“In the church after my Mother’s funeral, he said ‘I just want you to know you have 30 days from the cremation to pick up her remains, or we have the right to discard the remains.’ And my cousin said, let me see if I understand you correctly, did you just say you were going to throw away her mother, trash her mom if she don’t pay in 30 days? ‘Oh, no, he said, ‘I didn’t say that, I said respectfully discard her remains.'”
This was not even 10 minutes after the funeral my mother’s body was still in the church,” said Whethers.
She said since Glenn made funeral and cremation arrangements, she thought he was the licensed director. It wasn’t until we pointed out the signature on her documents that she learned the truth.
“That shocked me to see that,” said Whethers.
The state can’t comment on investigations, but we were there when Whethers filed a complaint with LLR.
7News asked the agency what roles you are not allowed to perform if you are not a funeral director but still working at a home.
“Well you certainly can’t hold yourself out to be a funeral director. You couldn’t engage in making arrangements of the funeral service or the cremation. You couldn’t engage in making arrangements for the transportation or the collecting and gathering and holding or storing of the body, caring for the body,” said Grigg.
“Financial arrangements” must also be left to a licensed funeral director according to state code.
Whethers says Glenn discussed cost with both her mother’s insurance company and herself.
“I begged him, could you work with me? I don’t want to bury, I don’t want to burn my mother, I really want to give her a funeral, could you work with me, and he said if you have $4100 cash right now I’ll stop this. And obviously I didn’t have that so she was cremated,” said Whethers.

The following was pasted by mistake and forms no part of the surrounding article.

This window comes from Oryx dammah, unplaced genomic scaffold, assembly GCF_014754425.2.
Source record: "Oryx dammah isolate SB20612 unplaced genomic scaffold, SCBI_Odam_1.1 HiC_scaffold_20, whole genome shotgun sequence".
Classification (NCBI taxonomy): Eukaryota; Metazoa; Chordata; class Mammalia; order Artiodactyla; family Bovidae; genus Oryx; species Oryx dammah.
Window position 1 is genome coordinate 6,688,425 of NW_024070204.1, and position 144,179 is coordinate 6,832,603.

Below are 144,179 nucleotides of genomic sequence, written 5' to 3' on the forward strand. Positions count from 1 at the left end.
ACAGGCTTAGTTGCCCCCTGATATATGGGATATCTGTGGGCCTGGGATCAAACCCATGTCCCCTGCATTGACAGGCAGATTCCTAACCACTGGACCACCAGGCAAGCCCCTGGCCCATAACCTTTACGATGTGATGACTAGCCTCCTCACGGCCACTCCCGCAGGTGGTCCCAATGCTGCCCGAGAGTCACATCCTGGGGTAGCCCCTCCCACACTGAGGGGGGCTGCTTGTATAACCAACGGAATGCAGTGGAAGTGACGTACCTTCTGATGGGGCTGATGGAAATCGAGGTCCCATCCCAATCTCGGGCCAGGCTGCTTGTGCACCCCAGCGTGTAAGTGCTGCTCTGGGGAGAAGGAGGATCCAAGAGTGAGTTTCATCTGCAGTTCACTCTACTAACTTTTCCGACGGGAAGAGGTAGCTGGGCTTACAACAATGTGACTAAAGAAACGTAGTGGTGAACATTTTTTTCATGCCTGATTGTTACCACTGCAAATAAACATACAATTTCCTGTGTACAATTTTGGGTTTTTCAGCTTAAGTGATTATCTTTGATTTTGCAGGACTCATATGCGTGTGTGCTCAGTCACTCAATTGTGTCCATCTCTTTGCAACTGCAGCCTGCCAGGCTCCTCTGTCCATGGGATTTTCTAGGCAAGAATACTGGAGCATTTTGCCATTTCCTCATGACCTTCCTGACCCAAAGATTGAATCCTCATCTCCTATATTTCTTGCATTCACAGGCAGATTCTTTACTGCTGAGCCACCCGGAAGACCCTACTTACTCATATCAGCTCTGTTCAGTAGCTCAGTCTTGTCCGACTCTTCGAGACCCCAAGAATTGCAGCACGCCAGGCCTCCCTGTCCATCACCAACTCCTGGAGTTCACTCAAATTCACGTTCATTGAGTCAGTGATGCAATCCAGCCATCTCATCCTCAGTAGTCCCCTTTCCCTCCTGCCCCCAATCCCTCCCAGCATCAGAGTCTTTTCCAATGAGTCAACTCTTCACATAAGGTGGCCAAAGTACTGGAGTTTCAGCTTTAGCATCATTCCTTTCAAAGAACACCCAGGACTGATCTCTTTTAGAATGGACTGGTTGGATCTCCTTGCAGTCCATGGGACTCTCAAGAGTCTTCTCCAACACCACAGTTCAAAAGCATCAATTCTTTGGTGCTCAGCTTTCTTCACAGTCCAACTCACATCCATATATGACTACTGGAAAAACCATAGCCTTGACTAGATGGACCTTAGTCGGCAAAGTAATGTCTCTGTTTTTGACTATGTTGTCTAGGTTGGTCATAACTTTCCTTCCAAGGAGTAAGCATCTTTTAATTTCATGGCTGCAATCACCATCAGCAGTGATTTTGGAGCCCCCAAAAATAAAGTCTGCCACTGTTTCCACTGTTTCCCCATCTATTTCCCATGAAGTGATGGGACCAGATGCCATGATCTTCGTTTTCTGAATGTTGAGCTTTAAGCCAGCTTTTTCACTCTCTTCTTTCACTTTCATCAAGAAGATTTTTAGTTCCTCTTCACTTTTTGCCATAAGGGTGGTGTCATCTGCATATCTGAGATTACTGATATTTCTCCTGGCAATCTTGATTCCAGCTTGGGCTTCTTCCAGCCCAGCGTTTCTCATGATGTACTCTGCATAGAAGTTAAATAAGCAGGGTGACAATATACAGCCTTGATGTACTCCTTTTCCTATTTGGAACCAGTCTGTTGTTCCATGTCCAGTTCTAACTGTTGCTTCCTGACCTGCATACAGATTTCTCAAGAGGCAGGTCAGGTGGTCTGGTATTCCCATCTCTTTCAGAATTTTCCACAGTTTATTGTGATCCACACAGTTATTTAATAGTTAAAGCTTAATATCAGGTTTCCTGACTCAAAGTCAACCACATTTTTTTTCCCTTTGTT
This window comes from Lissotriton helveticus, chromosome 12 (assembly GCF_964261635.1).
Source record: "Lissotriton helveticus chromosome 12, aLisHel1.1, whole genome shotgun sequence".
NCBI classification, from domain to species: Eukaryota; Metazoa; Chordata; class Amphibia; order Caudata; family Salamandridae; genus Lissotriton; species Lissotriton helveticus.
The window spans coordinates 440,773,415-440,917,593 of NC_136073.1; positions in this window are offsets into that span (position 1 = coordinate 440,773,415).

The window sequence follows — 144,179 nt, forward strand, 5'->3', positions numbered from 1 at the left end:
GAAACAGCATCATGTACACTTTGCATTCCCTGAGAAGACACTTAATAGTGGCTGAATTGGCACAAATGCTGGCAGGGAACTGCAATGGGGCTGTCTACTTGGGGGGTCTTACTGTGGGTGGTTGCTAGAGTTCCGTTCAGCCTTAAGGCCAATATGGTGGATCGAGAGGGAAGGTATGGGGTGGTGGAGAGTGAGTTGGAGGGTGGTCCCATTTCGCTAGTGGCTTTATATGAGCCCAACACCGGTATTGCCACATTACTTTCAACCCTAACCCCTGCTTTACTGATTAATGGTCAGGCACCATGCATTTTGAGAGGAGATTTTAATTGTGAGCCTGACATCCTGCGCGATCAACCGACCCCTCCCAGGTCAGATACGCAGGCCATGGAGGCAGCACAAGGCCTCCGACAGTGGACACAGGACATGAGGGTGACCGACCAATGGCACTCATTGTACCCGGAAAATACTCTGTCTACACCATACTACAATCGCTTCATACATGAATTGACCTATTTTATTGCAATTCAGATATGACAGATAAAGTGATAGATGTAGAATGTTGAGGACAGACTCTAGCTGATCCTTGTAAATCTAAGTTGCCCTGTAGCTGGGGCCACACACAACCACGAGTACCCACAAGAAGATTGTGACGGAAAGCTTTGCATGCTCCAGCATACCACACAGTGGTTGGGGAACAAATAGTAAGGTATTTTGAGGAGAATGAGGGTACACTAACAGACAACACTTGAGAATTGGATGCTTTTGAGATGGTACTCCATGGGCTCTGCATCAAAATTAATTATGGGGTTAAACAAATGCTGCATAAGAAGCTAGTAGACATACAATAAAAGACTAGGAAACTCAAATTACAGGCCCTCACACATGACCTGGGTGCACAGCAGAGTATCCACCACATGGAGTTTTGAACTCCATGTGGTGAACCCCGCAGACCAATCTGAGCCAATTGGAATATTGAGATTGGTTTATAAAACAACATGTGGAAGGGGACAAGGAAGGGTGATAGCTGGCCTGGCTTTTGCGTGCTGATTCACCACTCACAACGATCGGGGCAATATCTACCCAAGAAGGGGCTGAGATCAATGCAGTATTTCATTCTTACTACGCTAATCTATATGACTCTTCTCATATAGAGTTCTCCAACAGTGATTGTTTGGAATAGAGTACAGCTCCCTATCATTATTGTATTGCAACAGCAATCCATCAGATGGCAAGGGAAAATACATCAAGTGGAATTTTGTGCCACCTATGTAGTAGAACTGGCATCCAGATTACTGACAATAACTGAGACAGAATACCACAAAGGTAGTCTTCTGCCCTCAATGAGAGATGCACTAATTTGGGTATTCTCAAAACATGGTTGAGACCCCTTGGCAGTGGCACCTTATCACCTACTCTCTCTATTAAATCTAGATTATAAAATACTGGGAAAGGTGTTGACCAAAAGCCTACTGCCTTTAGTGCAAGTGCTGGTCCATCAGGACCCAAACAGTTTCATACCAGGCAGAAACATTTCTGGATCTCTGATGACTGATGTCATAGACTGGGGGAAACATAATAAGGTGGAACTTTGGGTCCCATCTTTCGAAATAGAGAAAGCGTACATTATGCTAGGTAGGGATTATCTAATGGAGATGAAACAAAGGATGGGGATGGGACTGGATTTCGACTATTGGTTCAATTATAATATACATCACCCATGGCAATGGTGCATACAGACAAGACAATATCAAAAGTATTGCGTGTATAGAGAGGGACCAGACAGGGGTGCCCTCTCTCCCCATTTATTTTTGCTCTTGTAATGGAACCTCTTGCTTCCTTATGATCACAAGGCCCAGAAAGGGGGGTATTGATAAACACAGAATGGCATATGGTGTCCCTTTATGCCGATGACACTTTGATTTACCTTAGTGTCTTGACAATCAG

Glenn wouldn’t talk with us, but there’s one big question we did get answered: How can a funeral director who had his license permanently revoked keep working in a funeral home?
It turns out, it’s perfectly legal, so long as that person never again performs the role of funeral director. South Carolina law even allows them to own a funeral home.
And Glenn is not the only former funeral director accused of misconduct after returning to work in a funeral home following the revocation of their license.
In February 7News first told you about Lawrence Meadows the co-owner of First Family Funeral home. His license was revoked in 2015 but he’s now under investigation for improperly storing a body that was supposed to be cremated three years ago.
After what happened to others, Whethers is grateful her mother’s friends eventually raised enough money to enable her to finally bring her mother’s ashes home.
“They told me that until I paid everything I owed, I would not get the remains,” said Whethers.
McMillian hopes more families learn their rights and research the funeral board findings before the time comes when they feel the sting of grief.
“If you love your family, you have to stand up to it and fight it till the end,” said McMillian.
7News talked to LLR about how difficult it can be for the public to find the board orders, which are several links into the agency’s website. LLR says it is planning to revamp its website and will take that into consideration.